|Figure 1: (a) Gross image of xanthogranulomatous pyelonephritis showing renal atrophy and loss of cortico-medullary junction, (b) Renal tubules showing thyroidisation (H and E, ×400), (c) Xanthogranulomatous pyelonephritis showing sheets of foamy macrophages (H and E, ×400), (d) Xanthogranulomatous pyelonephritis showing giant cells (H and E, ×400)|
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| Discussion|| |
The most frequent presenting symptoms are flank pain, dysuria and fever. Physical examination may show palpable, tender flank mass. It is frequently associated with urinary tract infection or nephrolithiasis. 
Urine cultures most often reveal E. coli or P. Mirabilis.  Computed tomography (CT) is the mainstay of diagnostic imaging and shows low density fluid filled areas in renal parenchyma and findings indicating perinephric extension.  There are two forms of XGP on CT findings: Diffuse (85%) and focal, localised or segmental form (15%). The diffuse form is usually confused with an abscess whereas focal form is most commonly confused with a tumour. 
Grossly, kidney is enlarged and may show hydronephrosis and calculi.  However, histologically it shows large sheets of foamy histiocytes, giant cells and other inflammatory cells. , Immunohistochemistry (IHC) in cases of XGP shows diffuse positivity for CD 68, vimentin and negativity for epithelial markers, desmin, smooth muscle actin. Thus IHC can be used to differentiate XGP from renal carcinoma in cases of doubt. Renal cell carcinoma (RCC) shows positivity for CD 10 and epithelial markers whereas vimentin positivity is seen in both XGP and RCC.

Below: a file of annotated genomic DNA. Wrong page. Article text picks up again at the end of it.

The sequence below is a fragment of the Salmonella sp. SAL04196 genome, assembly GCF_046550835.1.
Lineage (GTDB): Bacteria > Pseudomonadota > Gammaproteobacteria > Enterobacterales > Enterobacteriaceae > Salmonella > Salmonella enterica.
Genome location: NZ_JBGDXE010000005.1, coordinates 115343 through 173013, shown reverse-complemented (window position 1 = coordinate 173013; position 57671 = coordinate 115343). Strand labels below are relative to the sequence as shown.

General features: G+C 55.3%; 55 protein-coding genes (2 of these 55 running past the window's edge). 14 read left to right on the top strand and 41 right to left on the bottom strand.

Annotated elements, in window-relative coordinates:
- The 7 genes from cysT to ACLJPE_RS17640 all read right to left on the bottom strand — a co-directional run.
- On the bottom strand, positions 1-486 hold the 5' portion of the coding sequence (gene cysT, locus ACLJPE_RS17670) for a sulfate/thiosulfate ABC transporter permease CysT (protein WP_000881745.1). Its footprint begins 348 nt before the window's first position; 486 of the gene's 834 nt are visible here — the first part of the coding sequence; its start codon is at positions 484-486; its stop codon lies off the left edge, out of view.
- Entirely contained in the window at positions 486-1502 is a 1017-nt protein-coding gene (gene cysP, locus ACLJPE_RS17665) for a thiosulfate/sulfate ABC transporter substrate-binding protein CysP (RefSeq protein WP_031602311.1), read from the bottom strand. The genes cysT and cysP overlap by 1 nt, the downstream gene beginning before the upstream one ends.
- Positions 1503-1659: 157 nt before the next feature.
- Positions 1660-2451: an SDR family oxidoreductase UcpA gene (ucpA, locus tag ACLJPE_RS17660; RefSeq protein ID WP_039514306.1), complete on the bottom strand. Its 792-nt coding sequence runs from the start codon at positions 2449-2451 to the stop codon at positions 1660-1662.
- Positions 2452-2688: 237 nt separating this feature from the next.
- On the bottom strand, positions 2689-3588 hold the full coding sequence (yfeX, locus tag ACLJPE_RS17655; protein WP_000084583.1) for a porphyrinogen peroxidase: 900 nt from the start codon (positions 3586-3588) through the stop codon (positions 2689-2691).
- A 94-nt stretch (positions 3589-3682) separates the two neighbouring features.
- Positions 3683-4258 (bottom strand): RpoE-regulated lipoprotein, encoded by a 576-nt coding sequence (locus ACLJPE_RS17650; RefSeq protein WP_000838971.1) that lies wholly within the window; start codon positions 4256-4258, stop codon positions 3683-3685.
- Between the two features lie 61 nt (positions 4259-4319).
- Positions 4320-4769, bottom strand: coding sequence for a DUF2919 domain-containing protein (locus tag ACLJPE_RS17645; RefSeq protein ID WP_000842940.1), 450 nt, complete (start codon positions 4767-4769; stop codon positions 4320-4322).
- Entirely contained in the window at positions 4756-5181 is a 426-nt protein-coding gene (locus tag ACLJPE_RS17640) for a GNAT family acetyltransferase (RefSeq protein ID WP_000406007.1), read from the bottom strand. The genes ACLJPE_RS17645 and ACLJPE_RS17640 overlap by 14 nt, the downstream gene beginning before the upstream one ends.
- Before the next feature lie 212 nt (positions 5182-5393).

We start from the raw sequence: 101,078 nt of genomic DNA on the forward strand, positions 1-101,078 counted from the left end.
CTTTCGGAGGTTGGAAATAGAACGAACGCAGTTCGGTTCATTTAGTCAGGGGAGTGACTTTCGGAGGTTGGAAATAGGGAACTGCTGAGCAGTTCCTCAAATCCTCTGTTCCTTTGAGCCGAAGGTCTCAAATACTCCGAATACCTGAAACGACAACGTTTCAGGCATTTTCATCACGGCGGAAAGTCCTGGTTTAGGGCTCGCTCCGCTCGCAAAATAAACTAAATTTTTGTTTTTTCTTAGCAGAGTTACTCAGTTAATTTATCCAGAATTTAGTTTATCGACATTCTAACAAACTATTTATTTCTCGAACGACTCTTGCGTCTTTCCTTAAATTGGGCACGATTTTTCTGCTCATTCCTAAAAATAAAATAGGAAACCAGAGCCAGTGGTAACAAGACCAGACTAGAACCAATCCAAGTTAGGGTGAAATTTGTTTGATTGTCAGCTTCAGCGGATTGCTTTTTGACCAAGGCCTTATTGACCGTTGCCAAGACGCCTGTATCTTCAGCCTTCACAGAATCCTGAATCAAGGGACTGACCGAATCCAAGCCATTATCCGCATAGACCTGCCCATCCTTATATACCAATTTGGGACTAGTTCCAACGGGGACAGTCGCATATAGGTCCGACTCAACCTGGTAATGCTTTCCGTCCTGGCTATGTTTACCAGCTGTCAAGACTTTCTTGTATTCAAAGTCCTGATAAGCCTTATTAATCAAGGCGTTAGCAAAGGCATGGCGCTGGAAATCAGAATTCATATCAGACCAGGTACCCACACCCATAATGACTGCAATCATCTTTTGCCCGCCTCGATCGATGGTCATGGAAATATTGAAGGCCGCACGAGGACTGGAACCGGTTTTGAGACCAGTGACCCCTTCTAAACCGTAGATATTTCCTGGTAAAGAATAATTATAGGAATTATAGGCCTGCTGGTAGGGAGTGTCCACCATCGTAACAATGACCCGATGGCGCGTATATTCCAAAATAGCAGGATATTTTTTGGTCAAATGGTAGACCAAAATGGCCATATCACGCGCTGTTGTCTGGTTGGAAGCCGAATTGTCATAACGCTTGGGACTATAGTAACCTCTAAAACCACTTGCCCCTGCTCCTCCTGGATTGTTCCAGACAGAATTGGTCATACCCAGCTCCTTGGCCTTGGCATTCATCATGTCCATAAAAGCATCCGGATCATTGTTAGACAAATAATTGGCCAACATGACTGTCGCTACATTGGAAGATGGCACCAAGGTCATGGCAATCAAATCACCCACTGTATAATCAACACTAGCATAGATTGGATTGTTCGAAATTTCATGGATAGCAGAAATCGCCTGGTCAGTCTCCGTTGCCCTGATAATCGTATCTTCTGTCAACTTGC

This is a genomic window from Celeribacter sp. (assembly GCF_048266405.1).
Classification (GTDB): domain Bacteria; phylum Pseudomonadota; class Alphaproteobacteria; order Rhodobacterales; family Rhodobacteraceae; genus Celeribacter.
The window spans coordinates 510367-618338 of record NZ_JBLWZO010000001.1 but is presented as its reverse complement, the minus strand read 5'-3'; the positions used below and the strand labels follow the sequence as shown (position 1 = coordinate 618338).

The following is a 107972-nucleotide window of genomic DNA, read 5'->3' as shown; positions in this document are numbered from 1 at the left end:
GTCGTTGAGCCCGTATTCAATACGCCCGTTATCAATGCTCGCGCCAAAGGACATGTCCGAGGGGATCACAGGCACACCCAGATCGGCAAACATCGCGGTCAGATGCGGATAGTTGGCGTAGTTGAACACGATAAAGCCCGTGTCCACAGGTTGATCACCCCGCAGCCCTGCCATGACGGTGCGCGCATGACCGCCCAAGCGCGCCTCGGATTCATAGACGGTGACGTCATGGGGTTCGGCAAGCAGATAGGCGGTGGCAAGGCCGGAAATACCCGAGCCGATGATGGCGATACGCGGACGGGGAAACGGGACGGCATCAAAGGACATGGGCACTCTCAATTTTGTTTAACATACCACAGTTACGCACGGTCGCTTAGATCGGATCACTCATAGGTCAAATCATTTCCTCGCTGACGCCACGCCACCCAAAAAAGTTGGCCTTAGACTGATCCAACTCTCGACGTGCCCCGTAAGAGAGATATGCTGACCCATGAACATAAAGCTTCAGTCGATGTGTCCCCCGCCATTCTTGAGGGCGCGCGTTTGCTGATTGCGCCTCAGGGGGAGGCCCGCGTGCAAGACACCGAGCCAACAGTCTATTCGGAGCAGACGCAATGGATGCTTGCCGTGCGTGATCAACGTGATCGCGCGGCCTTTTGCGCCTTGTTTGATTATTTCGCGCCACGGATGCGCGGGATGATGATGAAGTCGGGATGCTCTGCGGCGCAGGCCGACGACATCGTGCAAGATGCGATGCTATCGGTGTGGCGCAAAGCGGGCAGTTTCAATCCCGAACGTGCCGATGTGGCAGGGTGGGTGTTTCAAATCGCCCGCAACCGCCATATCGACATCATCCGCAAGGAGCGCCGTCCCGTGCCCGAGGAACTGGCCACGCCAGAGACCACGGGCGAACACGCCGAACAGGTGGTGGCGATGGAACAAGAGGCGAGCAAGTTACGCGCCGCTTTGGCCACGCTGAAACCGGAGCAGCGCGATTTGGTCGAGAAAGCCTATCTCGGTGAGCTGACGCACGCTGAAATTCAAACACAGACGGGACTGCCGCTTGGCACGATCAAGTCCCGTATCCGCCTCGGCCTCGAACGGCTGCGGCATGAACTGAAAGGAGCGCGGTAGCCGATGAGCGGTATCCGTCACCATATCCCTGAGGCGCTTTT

It is classified in three stages according to the involvement of the adjacent tissue. Stage 1: Disease is confined to the renal parenchyma only; Stage 2: Disease process involves renal parenchyma along with perinephric fat; Stage 3: Nephric and perinephric disease has now extended to the adjacent structures and retroperitoneum. In Stage 3 formation of psoas abscess along with nephrocolonic and nephrocutaneous fistulas are also seen. 
The first line of treatment for focal disease is antibiotic treatment with symptomatic management. However, diffuse or advanced disease does not resolve with antibiotics alone and requires nephrectomy. 
| Acknowledgement|| |
We acknowledge Engineer Ayush for his technical help. We also acknowledge Dr. Seema Awasthi and Teerthanker Mahaveer Medical College and Research Center for their support.
| References|| |